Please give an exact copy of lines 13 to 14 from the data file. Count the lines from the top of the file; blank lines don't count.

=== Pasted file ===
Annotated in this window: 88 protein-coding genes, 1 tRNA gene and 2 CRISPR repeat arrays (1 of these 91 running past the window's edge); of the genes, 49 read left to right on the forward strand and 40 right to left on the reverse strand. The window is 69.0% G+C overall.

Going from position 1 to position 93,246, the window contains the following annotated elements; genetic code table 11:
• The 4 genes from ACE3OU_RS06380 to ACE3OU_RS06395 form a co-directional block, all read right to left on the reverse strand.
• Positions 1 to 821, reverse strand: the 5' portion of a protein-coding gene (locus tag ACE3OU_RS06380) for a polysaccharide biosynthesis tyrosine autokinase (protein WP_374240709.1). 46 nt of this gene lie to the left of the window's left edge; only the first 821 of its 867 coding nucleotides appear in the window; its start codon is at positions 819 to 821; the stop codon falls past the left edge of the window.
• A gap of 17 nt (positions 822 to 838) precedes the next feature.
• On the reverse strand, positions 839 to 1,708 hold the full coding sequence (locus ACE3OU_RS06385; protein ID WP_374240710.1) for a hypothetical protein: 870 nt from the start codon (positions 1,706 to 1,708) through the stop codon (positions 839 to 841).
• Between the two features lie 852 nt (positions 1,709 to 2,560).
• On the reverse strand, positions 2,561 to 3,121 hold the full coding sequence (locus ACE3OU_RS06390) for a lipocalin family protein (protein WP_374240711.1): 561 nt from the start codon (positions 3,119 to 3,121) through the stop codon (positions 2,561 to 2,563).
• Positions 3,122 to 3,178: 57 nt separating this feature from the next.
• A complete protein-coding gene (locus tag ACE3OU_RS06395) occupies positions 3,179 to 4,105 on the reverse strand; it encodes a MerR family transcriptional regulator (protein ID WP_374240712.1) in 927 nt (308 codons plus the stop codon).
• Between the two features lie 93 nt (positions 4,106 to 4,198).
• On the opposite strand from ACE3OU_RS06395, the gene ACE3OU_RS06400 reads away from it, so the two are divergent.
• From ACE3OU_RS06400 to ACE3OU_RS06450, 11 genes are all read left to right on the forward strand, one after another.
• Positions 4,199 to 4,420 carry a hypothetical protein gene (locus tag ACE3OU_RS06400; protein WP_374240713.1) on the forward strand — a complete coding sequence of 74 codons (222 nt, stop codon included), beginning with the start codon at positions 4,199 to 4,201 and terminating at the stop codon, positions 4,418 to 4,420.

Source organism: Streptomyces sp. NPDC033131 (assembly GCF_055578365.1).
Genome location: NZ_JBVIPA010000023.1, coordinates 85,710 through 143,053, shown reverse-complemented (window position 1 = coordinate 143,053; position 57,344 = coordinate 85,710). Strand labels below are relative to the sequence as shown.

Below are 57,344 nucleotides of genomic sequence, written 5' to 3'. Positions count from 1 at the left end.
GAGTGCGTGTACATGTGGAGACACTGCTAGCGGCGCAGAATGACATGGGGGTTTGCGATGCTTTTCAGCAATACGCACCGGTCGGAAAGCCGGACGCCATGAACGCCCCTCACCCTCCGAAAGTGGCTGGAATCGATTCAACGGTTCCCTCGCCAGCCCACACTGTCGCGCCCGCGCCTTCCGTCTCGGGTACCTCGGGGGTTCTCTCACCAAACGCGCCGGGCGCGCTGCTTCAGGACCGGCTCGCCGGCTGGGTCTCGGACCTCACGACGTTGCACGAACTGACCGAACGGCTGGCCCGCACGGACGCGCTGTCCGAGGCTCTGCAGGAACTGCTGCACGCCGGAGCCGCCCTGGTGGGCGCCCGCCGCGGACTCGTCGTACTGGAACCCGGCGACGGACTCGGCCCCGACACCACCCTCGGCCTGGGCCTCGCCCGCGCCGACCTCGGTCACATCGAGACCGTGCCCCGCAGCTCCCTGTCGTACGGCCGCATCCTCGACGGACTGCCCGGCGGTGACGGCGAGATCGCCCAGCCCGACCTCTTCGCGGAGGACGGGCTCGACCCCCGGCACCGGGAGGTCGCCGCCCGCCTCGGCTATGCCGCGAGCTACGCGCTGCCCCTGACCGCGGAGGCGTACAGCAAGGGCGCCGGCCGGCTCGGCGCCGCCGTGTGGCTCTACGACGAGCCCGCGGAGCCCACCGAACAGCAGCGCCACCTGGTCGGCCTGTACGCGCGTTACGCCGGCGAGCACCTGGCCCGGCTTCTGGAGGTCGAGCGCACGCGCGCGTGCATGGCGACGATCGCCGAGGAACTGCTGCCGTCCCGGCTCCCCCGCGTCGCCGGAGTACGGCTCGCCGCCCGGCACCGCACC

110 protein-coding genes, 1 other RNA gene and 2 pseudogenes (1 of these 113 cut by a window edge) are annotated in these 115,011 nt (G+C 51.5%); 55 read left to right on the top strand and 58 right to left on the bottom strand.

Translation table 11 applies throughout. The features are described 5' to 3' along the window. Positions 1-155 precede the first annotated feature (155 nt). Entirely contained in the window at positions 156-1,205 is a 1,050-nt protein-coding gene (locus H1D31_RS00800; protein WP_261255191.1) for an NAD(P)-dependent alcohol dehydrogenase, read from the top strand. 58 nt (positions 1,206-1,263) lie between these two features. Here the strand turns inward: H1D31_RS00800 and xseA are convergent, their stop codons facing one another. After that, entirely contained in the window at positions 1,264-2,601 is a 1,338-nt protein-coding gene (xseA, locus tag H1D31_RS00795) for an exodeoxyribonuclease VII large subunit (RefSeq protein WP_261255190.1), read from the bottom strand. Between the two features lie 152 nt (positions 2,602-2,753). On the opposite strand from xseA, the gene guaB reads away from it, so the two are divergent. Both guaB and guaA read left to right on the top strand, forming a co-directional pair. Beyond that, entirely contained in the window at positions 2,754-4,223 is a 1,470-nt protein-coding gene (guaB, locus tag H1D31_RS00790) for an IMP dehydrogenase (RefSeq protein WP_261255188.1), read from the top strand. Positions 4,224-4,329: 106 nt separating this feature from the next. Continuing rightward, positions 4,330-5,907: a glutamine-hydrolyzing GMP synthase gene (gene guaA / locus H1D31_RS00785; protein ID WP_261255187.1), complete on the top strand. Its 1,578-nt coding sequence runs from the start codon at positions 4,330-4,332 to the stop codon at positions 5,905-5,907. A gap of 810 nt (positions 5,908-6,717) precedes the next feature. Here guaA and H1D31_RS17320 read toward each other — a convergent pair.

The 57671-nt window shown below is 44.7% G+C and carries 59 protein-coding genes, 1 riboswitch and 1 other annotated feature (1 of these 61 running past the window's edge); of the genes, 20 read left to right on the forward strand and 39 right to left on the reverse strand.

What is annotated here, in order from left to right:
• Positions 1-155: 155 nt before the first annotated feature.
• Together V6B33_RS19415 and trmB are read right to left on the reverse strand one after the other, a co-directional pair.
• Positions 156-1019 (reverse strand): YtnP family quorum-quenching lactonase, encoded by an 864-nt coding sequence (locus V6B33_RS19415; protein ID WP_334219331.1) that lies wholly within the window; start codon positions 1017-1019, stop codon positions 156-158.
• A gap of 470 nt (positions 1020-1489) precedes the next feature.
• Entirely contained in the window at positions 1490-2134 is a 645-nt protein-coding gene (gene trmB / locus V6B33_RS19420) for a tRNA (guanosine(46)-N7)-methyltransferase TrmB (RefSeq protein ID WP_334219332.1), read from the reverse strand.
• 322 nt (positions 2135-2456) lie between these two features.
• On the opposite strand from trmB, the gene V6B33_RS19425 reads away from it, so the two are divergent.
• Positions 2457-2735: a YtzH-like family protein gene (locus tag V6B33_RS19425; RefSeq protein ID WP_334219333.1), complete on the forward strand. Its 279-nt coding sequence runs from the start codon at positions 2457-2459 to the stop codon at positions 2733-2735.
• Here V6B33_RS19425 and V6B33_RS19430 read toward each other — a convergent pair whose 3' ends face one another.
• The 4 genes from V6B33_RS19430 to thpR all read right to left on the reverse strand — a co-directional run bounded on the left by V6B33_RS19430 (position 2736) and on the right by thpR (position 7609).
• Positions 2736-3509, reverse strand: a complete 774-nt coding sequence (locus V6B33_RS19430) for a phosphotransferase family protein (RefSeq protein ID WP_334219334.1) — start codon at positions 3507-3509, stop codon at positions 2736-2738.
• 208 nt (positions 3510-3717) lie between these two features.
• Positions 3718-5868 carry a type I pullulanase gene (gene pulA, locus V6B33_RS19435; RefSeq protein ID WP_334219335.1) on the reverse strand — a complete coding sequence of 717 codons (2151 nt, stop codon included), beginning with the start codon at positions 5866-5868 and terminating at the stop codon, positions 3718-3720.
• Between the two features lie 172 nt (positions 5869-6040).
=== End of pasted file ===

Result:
• From ACE3OU_RS06400 to ACE3OU_RS06450, 11 genes are all read left to right on the forward strand, one after another.
• Positions 4,199 to 4,420 carry a hypothetical protein gene (locus tag ACE3OU_RS06400; protein WP_374240713.1) on the forward strand — a complete coding sequence of 74 codons (222 nt, stop codon included), beginning with the start codon at positions 4,199 to 4,201 and terminating at the stop codon, positions 4,418 to 4,420.